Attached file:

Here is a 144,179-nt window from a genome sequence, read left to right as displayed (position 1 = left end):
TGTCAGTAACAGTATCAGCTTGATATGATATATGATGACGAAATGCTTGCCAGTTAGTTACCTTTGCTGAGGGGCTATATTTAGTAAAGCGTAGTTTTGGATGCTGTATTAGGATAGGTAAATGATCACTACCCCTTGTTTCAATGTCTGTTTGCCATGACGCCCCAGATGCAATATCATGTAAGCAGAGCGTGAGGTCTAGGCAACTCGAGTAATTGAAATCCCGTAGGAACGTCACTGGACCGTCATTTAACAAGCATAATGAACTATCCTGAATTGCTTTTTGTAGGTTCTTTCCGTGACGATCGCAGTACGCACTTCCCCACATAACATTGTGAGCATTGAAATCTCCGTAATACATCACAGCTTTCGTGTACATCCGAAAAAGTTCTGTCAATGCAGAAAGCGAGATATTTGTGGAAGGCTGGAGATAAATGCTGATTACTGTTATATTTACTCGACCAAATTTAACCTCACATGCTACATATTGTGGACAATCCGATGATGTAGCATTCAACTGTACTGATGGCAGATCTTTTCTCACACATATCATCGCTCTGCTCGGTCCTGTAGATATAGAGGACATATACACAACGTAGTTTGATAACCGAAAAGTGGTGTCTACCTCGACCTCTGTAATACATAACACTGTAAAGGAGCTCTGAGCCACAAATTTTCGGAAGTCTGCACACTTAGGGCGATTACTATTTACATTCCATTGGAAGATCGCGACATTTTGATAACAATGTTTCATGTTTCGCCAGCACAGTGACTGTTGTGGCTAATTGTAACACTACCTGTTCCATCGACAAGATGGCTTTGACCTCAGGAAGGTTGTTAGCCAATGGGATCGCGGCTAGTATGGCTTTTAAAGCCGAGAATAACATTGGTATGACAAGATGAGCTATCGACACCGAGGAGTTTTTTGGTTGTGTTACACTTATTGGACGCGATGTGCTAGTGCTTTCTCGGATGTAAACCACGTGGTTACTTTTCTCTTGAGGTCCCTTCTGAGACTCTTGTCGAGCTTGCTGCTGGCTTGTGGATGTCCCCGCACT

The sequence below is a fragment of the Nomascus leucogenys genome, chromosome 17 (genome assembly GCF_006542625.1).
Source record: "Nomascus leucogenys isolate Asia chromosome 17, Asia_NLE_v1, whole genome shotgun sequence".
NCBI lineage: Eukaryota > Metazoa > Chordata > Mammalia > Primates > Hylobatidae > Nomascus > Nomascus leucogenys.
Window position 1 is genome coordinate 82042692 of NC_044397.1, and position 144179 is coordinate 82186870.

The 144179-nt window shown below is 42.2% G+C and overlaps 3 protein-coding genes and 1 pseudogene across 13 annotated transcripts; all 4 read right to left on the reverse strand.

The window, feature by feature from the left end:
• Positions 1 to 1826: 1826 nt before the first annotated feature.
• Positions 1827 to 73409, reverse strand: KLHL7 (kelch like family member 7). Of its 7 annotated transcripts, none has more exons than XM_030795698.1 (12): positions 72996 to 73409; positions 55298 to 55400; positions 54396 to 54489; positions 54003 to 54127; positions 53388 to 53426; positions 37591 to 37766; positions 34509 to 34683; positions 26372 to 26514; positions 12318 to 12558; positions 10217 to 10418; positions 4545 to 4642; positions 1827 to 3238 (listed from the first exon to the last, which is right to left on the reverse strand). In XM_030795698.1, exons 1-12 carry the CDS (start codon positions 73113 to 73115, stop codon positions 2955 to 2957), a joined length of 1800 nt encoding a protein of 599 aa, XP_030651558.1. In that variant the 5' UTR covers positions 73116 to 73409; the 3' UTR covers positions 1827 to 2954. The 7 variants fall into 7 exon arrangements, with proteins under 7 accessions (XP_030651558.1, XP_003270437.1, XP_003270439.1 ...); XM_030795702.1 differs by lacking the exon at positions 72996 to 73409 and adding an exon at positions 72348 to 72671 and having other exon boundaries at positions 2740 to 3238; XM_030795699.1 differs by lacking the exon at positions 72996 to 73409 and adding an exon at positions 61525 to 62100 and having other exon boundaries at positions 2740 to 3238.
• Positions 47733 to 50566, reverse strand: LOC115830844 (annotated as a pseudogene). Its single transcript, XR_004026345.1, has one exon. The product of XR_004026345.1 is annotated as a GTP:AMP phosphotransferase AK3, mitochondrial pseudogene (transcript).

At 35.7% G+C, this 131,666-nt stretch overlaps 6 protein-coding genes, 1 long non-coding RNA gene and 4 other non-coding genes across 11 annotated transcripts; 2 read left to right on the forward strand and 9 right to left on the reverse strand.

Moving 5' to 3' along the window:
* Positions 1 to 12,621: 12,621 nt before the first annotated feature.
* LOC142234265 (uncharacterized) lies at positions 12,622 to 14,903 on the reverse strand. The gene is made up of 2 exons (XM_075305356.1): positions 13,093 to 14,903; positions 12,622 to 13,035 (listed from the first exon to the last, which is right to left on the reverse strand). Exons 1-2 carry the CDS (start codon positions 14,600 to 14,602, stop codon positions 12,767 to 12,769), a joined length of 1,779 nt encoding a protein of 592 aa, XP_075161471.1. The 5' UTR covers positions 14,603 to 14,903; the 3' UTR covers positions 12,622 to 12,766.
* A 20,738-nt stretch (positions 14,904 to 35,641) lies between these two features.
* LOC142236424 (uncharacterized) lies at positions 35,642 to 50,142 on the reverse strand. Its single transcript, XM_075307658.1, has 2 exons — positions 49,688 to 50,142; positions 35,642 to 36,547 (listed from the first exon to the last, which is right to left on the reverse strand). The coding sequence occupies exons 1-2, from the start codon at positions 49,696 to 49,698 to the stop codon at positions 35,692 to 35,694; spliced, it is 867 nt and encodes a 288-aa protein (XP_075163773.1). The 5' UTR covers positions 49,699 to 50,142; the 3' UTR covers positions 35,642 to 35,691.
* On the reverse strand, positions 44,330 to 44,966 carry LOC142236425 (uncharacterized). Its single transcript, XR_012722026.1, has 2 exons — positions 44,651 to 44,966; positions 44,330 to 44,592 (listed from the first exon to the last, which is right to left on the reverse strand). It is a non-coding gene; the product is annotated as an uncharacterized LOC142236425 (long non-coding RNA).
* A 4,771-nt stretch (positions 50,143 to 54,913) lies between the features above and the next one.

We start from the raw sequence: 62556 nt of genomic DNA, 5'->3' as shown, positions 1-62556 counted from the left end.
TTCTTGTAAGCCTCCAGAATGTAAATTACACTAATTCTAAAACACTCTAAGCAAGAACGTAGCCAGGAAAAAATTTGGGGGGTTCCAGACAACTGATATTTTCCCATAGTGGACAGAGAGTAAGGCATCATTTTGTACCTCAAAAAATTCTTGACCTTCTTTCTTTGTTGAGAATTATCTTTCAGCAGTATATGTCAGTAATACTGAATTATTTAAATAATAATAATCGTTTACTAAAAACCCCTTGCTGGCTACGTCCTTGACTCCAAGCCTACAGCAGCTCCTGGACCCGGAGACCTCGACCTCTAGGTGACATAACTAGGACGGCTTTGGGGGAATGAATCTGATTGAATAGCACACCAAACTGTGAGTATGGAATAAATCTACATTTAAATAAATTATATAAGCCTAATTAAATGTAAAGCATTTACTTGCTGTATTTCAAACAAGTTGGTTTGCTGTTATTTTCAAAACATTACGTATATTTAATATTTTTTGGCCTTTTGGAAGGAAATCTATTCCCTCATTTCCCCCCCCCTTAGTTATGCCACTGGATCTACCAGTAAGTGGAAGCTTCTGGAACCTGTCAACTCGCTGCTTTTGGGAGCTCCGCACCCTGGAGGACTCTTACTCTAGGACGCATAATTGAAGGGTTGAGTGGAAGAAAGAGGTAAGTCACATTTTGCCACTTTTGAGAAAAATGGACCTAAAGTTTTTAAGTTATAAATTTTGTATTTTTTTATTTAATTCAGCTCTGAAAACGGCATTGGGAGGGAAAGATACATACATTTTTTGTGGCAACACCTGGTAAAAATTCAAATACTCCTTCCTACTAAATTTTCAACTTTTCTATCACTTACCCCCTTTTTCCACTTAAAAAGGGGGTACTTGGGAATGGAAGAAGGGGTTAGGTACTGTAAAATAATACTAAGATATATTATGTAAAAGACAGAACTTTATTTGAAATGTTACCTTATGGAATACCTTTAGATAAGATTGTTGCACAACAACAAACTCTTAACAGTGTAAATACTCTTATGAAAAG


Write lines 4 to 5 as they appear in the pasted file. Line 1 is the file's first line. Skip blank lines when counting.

Source record: "Nomascus leucogenys isolate Asia chromosome 17, Asia_NLE_v1, whole genome shotgun sequence".
NCBI lineage: Eukaryota > Metazoa > Chordata > Mammalia > Primates > Hylobatidae > Nomascus > Nomascus leucogenys.